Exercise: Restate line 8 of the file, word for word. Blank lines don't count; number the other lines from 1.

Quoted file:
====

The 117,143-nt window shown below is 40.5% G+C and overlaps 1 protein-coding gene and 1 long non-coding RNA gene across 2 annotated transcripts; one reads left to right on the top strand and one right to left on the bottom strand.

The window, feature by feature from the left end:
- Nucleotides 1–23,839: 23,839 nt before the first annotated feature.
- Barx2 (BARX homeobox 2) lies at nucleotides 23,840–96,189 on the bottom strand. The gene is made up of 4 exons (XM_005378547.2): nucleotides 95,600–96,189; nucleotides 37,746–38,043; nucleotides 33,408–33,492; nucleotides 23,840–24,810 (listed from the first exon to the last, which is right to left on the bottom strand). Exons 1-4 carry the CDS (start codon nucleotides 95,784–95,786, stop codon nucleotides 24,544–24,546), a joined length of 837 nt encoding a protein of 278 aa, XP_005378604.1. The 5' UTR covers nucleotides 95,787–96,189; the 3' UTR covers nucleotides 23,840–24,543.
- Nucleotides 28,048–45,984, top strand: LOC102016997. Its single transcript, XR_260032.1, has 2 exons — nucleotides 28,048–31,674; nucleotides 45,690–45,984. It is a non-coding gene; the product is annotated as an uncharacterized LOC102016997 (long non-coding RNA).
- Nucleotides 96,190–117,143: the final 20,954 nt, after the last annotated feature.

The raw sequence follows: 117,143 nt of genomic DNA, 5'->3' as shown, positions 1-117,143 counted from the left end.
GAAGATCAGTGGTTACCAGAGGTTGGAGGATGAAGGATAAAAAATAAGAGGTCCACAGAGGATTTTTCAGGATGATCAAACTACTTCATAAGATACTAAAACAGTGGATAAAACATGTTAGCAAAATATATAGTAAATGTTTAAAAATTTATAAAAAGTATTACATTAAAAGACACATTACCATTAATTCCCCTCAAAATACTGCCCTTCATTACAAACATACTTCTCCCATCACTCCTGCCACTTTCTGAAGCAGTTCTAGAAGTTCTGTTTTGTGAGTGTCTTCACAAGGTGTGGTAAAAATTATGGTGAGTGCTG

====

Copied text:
GAAGATCAGTGGTTACCAGAGGTTGGAGGATGAAGGATAAAAAATAAGAGGTCCACAGAGGATTTTTCAGGATGATCAAACTACTTCATAAGATACTAAAACAGTGGATAAAACATGTTAGCAAAATATATAGTAAATGTTTAAAAATTTATAAAAAGTATTACATTAAAAGACACATTACCATTAATTCCCCTCAAAATACTGCCCTTCATTACAAACATACTTCTCCCATCACTCCTGCCACTTTCTGAAGCAGTTCTAGAAGTTCTGTTTTGTGAGTGTCTTCACAAGGTGTGGTAAAAATTATGGTGAGTGCTG